The next chapters deal largely with operational issues such as product selection and buying, pricing, promotion and planning, while the final two look at international and electronic retailing.
With many of the pedagogical features of the previous book, the book is easy to follow and full of practical examples.
The final book, Retail Marketing Management by David Gilbert, grew out of a retail marketing course developed for Sears''s managers. As a result, the content reflects what Sears''s senior people deemed to be the most important aspects of retail management.
The original intention was to use a marketing framework within which to develop a rigorous and integrating system for the inputs. This framework was subsequently improved following feedback from leading academics in the field. The outcome is a book that is much closer to the essence of the contemporary retailer''s need for marketing than many others that attempt this perspective. More specifically, it emphasises the need for retailers to look at their business through the customers'' eyes.
The text opens with an introduction to retailing as an activity, with an emphasis on the dynamic nature of retail change in a European context. This is followed by a chapter with a strong marketing emphasis that demonstrates the relevance of a marketing approach and also makes it clear that retailing has a number of distinguishing characteristics requiring special consideration. Consumer behaviour and retail operations are considered, followed by a look at the management of service and quality in retailing.
The concept of the marketing mix and its application in retailing gets a thorough examination. While adopting the conventional 4Ps (product, price, promotion, place) approach, the accent in the product section is more on the store than on the merchandise it retails - a subject that receives detailed treatment in the "merchandise management" chapter. Pricing and promotion are given explicit treatment, while "place" is discussed in terms of supply-chain management. Another chapter focuses on the proposition that "planning is the most important activity of marketing management" and examines the importance of planning retail operations and developing marketing plans.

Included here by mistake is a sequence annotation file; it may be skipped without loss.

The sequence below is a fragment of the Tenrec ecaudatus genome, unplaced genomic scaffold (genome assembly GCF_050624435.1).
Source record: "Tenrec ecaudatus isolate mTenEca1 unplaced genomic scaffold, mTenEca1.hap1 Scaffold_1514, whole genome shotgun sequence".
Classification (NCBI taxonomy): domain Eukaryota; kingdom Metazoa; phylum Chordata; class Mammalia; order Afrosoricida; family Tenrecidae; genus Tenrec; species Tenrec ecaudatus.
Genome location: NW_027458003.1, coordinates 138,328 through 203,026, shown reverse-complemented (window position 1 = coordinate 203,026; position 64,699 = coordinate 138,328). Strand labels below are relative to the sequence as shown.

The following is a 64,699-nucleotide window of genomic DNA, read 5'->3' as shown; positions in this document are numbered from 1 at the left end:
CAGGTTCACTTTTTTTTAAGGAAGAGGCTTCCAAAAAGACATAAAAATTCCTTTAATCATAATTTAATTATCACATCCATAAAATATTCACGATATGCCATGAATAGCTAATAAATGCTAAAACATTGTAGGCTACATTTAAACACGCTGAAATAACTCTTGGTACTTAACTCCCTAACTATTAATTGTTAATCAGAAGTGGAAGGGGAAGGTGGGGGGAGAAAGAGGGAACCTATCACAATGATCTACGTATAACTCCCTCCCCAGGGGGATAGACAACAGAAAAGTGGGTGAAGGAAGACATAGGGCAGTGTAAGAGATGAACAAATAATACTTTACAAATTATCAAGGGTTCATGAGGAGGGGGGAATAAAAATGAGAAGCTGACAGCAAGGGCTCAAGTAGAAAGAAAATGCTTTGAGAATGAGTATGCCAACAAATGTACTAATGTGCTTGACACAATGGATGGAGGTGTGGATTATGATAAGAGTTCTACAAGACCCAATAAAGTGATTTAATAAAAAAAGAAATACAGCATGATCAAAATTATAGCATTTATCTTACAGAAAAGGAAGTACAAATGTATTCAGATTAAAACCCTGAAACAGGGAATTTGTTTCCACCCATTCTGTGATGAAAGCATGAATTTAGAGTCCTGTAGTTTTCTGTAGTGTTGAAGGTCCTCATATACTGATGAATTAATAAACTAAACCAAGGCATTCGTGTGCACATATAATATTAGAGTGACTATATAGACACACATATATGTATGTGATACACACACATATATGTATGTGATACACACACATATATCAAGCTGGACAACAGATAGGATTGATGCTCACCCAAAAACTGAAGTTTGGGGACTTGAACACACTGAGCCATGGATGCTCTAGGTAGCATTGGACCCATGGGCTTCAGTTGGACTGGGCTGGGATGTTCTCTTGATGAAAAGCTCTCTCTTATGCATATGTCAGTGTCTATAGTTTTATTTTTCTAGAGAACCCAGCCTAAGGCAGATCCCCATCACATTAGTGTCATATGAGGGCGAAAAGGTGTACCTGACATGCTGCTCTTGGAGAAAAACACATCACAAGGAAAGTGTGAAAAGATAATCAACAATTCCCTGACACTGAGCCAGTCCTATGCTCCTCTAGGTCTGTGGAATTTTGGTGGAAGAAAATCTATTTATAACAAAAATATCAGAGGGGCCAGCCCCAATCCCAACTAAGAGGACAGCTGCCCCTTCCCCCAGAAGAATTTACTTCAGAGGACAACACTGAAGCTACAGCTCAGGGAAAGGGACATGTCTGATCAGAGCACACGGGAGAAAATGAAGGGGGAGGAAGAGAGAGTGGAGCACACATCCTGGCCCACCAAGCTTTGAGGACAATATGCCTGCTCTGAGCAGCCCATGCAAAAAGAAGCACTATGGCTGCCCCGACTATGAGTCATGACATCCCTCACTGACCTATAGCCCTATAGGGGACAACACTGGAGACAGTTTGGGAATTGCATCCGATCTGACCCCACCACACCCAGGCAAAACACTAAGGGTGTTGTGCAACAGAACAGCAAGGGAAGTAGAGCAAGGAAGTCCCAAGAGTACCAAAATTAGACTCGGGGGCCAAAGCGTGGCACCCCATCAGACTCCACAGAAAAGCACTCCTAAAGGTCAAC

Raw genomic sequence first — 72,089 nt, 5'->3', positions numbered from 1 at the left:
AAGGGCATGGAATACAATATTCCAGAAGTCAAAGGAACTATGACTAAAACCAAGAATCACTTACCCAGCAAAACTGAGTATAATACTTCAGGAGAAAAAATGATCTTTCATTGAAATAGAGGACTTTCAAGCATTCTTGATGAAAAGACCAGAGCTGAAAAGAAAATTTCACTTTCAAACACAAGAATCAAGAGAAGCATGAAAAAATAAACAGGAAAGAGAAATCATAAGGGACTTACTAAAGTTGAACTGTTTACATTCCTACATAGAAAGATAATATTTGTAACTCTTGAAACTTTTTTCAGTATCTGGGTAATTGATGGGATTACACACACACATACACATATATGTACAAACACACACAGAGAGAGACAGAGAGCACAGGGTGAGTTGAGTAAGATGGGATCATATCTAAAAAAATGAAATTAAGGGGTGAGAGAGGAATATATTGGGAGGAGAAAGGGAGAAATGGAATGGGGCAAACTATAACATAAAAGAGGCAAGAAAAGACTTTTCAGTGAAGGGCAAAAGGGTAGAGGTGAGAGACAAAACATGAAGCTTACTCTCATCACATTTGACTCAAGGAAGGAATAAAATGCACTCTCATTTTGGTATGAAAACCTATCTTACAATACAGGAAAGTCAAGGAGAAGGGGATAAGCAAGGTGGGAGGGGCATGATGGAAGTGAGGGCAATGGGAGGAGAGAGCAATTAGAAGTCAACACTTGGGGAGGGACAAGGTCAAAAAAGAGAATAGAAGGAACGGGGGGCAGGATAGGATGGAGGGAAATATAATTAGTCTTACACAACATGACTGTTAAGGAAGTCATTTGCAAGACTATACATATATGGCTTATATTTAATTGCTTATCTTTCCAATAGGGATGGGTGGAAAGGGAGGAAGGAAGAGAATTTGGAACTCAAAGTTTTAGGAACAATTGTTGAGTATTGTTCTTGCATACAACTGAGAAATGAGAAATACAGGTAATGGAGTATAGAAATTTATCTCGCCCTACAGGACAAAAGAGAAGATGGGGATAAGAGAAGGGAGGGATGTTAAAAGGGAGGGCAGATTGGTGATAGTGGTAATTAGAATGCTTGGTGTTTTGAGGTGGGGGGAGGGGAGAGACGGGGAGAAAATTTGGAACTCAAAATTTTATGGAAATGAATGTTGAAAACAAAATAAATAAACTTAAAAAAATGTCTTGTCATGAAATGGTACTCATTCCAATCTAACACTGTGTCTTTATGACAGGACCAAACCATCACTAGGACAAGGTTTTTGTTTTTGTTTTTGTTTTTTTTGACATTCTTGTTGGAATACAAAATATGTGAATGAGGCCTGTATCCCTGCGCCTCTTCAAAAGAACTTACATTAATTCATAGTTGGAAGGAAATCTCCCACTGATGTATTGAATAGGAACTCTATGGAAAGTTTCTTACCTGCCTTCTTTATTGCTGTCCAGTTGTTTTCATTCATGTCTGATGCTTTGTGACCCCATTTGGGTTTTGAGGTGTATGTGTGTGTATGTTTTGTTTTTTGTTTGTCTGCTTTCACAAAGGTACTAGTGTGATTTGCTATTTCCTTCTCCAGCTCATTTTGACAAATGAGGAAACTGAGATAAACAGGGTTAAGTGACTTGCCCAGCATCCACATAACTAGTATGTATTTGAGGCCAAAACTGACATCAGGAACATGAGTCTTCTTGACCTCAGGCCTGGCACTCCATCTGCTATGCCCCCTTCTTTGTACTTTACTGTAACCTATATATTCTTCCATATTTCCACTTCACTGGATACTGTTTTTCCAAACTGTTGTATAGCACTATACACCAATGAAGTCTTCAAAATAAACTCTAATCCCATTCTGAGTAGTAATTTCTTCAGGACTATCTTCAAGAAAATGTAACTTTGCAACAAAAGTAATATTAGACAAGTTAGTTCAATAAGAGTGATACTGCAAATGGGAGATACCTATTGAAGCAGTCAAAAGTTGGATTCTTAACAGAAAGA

Conrad Hilton''s formula for success in the hotel industry - location, location and location - forms part of a wide-ranging discussion and analysis of retail location strategies and decisions. Good coverage is given to "the management of a retail brand" but less than a page is devoted to corporate branding. The latter deserves more emphasis in a climate where it is becoming increasingly difficult to differentiate between brands. The remaining chapters deal with topical issues such as the application of information technology, consumerism and ethics, internationalisation, and a forecast for the future of retailing.
The book is well structured, well written and well suited to its audience. It is scholarly without becoming inaccessible, and provides good references for those wishing to dig deeper.
Michael Baker is visiting professor of marketing, Nottingham Trent University.
Retail Marketing Management. First Edition
Author - David Gilbert
ISBN - 0 3 63019 9
Publisher - Financial Times/Prentice Hall
Price - £24.99
Pages - 356